Moss, is humor writer from Tennessee. She writes a
weekly human interest column about daily life and the funny
things that happen to everyone.
She has written for the Daily News of Kingsport, Griffin Journal,
Oakridge Now, Atlanta Woman Magazine, Aberdeen Examiner, Angleton
Advocate, and Smyrna AM, a supplement of the Murfreesboro Daily News
Journal. She has been
published by Voyageur Press, McGraw Hill, and the good folks
at Guidepost Books. Her articles have appeared in
numerous anthologies and other publications, both in print and online.
She is a
former board member and past Editor of the Columnists.com, website of the National Society of Newspaper
oldest and largest professional organization
for columnists. She is the Web Editor of
Humorists.com and a founder of the Southern Humorists writers'
organization. She is writer, editor, and webmaster of HumorColumnist.com.
To carry her weekly column in your
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Online Since 1999
This Sunday is the day, which has been set aside to honor mom,
Motherís Day. Now in reality we should be honoring mom every
day, but most of us choose to let them honor us instead; and
most moms continue to do honor us long after the time when we
should be taking care of things ourselves.
When I was growing up, my mother did everything. I never knew
how to cook, clean house, or do laundry until after I was
married. Boy, was that a shock! You mean all this stuff has not
been doing itself for all these years?
When we mature and separate from our family of birth, we tend to
find fault and be critical. Mom either does too much and
smothers us, or not enough and we feel neglected. Mom canít
Itís been said that the older we become, the wiser our parents
seem to get. Thatís especially true when baby comes along and
we donít have the first idea about what to do for colic,
diarrhea, or a fever. And so we call good old mom, now the
source of wisdom and experience.
Of course, nobody ever appreciates us as much as our mothers, in
spite of our shortcomings. Ever hear the mother of a convicted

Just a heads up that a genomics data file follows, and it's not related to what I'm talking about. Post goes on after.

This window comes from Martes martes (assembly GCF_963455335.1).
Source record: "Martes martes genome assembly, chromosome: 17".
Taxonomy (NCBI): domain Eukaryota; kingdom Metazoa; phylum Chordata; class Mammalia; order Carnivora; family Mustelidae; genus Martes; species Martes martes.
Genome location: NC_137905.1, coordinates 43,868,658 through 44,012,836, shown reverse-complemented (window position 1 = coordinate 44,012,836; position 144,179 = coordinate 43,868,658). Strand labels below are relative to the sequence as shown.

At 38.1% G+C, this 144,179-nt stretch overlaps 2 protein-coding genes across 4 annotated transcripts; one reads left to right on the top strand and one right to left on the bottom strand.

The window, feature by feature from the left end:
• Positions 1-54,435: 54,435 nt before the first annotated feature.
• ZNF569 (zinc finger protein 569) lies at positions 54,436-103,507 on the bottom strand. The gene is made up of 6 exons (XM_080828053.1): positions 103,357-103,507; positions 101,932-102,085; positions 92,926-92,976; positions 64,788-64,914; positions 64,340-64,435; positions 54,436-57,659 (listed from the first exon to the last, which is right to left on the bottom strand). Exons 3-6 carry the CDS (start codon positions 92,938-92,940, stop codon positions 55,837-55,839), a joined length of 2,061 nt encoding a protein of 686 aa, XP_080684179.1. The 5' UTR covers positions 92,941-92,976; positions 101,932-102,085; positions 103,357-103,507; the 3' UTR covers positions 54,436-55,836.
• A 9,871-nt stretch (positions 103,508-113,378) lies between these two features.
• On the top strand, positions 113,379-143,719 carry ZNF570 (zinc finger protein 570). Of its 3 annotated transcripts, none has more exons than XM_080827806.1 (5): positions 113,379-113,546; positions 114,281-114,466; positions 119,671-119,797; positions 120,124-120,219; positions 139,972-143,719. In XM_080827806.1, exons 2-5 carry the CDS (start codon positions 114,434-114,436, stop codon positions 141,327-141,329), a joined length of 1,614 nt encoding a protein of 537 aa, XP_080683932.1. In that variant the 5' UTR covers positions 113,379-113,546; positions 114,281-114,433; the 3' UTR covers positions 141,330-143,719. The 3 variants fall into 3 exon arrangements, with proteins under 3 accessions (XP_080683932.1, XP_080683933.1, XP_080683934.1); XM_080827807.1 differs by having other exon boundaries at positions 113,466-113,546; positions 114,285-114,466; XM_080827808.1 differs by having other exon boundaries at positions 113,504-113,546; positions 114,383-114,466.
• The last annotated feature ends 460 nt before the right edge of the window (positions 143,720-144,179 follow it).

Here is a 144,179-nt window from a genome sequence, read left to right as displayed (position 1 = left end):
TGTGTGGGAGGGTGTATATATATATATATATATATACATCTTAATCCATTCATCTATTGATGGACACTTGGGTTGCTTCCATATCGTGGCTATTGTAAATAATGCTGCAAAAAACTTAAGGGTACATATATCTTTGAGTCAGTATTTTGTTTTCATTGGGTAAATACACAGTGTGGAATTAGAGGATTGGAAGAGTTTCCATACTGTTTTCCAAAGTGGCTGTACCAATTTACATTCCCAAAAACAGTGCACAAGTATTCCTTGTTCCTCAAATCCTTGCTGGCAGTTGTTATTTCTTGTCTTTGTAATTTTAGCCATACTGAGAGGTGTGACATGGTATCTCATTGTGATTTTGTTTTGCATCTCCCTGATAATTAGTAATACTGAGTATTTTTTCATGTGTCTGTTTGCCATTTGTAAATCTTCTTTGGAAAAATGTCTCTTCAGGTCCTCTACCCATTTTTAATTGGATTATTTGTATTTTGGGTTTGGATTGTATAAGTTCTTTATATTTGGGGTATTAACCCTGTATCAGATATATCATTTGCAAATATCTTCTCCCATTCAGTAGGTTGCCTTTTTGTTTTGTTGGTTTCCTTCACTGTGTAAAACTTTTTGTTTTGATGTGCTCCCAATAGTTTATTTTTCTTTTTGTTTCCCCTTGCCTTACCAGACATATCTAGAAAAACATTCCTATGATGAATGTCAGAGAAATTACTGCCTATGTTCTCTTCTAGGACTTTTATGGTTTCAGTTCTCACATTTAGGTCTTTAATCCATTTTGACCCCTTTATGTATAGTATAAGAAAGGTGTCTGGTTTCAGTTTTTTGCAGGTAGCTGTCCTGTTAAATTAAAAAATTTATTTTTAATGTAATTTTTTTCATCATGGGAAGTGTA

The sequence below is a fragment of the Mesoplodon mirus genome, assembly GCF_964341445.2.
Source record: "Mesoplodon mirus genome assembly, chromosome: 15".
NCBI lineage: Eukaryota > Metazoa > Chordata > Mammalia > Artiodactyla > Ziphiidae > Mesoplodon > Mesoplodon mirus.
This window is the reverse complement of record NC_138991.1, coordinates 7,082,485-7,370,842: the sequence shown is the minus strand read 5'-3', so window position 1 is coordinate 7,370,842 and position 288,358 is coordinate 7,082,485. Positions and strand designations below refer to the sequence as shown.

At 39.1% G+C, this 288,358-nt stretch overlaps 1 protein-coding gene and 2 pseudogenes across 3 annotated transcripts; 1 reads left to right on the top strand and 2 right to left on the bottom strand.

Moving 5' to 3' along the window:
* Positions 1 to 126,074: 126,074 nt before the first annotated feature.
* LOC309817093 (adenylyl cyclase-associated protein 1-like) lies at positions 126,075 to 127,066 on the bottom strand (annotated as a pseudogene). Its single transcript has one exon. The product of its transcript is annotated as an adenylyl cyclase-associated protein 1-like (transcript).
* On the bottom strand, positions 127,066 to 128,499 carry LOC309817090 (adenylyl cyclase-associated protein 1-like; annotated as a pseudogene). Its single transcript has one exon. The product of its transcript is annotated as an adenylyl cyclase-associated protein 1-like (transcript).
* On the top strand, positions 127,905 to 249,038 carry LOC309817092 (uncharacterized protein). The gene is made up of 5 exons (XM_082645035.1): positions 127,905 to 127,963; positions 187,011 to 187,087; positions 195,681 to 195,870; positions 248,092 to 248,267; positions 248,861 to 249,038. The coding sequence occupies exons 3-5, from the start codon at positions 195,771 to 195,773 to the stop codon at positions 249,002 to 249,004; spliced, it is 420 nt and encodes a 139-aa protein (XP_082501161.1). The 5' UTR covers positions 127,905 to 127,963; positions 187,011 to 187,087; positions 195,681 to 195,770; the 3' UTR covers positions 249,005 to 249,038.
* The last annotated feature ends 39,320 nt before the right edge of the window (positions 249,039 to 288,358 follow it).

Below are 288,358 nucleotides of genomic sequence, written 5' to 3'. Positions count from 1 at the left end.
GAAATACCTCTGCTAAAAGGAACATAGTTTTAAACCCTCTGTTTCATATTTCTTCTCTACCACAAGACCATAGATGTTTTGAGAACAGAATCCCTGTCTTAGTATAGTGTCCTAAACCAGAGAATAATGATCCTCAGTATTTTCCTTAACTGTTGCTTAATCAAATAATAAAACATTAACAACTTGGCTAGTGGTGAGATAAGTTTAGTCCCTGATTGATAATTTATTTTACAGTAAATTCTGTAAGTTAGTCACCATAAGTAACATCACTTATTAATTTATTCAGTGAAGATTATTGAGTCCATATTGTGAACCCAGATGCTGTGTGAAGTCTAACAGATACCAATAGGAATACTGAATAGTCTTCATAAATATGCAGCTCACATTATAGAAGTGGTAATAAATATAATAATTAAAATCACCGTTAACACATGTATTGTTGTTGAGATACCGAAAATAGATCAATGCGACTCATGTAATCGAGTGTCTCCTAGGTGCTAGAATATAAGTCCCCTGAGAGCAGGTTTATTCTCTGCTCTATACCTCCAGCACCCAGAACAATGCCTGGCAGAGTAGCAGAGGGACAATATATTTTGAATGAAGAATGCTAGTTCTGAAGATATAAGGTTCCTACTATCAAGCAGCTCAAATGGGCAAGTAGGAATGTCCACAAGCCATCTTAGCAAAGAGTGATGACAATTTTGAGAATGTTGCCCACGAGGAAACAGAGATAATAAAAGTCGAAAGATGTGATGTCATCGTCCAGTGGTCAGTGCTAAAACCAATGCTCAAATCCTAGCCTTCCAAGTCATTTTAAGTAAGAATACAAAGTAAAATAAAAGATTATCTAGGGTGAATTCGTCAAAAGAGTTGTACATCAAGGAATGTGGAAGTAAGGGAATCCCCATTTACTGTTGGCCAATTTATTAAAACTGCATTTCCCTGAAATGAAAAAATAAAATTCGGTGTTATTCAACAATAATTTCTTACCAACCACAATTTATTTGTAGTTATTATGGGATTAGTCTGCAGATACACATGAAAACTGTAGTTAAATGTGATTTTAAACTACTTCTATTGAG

murderer say on TV what a good boy her son was before he became
We try to do the impossible and say thanks for a lifetime of
sacrifice with a card, a gift, or a bunch of flowers. So
inadequate for what mothers do for their kids. We try to say
thank you in one day for voluntary losses so great and so
numerous that no gift could ever be thanks enough.
Some believe that we pay back our mother by sacrificing for our
own children. But, what about people that donít have children?
They get a free ride? While there may some repayment with a
short period of roll reversal as parents grow old, for most of
life mom will be the caregiver and we will be the care receiver.
Mom doesnít want more gadgets to dust, more nightgowns to put
in the dresser drawer, or flowers to aggravate her allergies. If
only it could be that simple. What a mother wants is for her
children to do something to show that she has succeeded in her
most important role in life, being a mother.
All mothers have an invisible bag inside where they save up the
memories that their children have created. Sometimes they share
them with friends who are also mothers, but mostly they simply
save these things to ponder and think about in moments of lesser
Mother cures our ills with chicken soup while telling us that we
should have listened to her and taken an umbrella, whether it
was raining or not.
Mothers always know. We do not understand these phenomena, but
they seem to have a sixth sense when it comes to their children.
Whatever happens, mother knew that it would happen one of these
days. Thank God it wasnít worse!
Whatís the use? We keep saying thanks for things we canít
possible thank mother for. So, how can we really repay mom?
Simple, grow up to be a somewhat worthwhile person and as an
added bonus do something to make her proud. Thatís really all
a mother wants anyhow Ė except, perhaps, a nap.
Copyright 2003 Sheila Moss
Nashville, TN 37219
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